Intrathecal (IT) administration of vasopressin produces antinociception, scratching behavior, and motor suppression. The present experiments characterized these effects with regards to the following: 1) VP receptor specificity, 2) possible involvement of endogenous opiates, 3) possible involvement of seizure activity, and 4) whether the antinociception is due to direct actions of VP at the spinal cord. These studies showed that IT administration of a V1-specific vasopressin antagonist completely blocked the antinociception, scratching behavior, and motor suppression produced by 25 ng IT vasopressin. Furthermore, IT administration of the vasopressin metabolite, [pGlu4,Cyt6]AVP(4-9), produced none of the effects produced by vasopressin. Systemic administration of the opiate antagonists naloxone (1 mg/kg IP) and naltrexone (10 mg/kg IP) had no significant effect on the antinociception produced by IT vasopressin, whereas naltrexone potentiated the scratching behavior. Neither the IT vasopressin-induced antinociception nor scratching behavior was affected by pretreatment with the anticonvulsant sodium valproate. In addition, IT vasopressin inhibited the tail flick reflex in rats with transected spinal cords, demonstrating direct spinal effects of vasopressin. In conclusion, IT administration of vasopressin produces antinociception, scratching behavior, and motor suppression via activation of VP-specific receptors in the spinal cord.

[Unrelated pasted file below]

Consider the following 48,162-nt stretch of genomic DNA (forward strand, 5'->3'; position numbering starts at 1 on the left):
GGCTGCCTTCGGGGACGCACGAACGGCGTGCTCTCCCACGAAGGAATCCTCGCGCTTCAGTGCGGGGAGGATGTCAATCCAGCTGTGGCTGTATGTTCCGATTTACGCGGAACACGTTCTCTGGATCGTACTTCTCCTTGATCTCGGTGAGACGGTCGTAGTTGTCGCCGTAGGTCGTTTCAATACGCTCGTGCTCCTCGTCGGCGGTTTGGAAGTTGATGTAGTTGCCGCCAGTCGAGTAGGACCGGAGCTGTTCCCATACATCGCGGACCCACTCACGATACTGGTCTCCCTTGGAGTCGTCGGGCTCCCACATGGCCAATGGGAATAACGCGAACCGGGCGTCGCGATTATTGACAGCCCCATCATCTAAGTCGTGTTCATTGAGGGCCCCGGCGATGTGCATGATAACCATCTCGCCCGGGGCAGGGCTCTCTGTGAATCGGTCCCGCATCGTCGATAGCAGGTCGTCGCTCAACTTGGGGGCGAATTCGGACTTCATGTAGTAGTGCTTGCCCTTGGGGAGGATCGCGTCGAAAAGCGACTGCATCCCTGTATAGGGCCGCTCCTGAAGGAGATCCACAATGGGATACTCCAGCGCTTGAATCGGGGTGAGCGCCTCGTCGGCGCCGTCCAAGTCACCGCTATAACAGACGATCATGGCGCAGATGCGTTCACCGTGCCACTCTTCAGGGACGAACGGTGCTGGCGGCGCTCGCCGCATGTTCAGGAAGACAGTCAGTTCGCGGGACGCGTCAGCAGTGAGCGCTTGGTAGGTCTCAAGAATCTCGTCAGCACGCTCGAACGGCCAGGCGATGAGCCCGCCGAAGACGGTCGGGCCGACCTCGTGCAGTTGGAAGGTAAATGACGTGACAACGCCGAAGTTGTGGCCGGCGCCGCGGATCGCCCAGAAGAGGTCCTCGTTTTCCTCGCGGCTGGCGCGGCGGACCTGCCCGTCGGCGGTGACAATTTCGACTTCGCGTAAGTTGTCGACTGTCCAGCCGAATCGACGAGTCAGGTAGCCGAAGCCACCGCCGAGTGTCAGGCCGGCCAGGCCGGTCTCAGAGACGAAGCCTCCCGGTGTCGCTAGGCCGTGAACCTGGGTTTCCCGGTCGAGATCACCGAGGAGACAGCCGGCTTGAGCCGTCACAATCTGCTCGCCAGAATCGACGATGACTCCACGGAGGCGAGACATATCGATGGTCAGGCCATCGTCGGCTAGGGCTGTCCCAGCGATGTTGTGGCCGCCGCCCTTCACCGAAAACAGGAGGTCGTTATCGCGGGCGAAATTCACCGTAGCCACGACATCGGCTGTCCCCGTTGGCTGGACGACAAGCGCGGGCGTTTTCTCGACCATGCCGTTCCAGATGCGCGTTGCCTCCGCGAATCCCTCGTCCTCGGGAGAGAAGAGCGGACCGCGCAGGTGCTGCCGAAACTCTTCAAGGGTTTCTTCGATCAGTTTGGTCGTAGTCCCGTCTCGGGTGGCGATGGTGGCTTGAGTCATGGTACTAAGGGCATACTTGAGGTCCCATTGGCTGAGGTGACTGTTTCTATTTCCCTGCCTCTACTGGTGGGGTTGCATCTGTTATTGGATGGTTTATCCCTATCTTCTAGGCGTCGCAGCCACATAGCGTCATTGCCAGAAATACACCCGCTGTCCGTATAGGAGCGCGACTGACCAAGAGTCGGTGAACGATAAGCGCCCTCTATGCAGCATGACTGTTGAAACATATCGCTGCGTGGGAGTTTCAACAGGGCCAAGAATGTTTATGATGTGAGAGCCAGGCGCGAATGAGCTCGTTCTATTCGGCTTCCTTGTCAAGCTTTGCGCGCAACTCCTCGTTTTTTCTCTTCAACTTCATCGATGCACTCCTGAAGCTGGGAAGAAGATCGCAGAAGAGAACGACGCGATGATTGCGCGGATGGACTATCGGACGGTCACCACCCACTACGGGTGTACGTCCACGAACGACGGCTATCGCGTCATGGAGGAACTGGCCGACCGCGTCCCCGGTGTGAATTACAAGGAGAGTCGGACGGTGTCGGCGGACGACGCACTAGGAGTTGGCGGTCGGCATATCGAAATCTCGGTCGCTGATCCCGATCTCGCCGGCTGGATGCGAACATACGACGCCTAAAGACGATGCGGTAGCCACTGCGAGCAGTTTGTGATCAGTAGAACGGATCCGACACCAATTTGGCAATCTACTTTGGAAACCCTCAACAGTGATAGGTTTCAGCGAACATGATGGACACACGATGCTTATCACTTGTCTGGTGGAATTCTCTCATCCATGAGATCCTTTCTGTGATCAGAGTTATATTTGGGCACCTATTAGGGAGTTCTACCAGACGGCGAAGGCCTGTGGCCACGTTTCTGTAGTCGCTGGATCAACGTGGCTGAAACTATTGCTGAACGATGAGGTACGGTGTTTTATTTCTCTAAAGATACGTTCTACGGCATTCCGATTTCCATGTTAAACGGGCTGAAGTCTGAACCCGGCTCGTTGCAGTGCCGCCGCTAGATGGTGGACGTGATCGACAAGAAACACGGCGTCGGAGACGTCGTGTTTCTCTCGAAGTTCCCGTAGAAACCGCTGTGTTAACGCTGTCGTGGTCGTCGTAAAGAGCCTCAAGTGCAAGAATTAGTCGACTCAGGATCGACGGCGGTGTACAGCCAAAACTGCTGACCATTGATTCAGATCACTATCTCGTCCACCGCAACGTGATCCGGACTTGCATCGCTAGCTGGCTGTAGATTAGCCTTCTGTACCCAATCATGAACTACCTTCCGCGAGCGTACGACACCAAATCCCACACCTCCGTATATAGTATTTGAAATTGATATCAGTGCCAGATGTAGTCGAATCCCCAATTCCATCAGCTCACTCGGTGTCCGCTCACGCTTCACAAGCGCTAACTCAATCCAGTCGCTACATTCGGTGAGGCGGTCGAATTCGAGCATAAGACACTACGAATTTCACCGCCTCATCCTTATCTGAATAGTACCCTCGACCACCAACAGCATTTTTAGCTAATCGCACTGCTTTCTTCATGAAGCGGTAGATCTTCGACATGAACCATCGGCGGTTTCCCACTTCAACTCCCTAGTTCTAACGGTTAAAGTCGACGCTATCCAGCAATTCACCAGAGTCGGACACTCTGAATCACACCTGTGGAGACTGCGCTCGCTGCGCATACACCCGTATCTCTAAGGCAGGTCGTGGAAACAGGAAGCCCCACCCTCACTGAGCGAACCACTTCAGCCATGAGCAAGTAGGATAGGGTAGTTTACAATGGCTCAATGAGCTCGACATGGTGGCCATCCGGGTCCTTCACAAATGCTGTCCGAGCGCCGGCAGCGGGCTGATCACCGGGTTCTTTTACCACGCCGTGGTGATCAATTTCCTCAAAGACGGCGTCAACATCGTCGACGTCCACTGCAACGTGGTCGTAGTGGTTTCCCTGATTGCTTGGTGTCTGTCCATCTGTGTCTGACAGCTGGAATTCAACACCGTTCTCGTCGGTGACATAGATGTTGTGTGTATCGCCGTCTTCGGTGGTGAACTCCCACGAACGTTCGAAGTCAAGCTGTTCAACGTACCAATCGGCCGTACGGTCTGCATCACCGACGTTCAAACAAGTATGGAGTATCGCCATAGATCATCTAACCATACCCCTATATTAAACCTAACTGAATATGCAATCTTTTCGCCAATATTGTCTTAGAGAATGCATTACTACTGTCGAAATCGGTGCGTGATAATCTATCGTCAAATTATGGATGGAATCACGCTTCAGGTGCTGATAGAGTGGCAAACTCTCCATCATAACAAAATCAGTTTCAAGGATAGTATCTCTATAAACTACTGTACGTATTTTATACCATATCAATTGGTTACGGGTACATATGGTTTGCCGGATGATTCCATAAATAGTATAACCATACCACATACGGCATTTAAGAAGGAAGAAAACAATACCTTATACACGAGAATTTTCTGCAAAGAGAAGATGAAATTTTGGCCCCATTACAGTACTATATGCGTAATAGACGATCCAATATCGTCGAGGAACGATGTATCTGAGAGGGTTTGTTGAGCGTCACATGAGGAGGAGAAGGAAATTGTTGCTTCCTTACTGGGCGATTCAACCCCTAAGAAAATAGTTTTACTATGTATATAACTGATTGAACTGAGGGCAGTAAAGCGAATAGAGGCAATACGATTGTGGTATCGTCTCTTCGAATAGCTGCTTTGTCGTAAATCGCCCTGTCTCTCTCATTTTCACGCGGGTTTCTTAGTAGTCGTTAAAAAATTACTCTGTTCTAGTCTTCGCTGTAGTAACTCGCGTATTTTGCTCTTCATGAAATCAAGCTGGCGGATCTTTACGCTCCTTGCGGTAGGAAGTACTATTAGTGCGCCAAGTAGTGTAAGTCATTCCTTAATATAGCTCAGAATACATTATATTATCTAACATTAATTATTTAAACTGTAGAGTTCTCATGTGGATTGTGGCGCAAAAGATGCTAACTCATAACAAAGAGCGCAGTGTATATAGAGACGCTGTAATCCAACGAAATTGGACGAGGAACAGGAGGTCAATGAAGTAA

- Spinal cord
ASJC Scopus subject areas
- Cellular and Molecular Neuroscience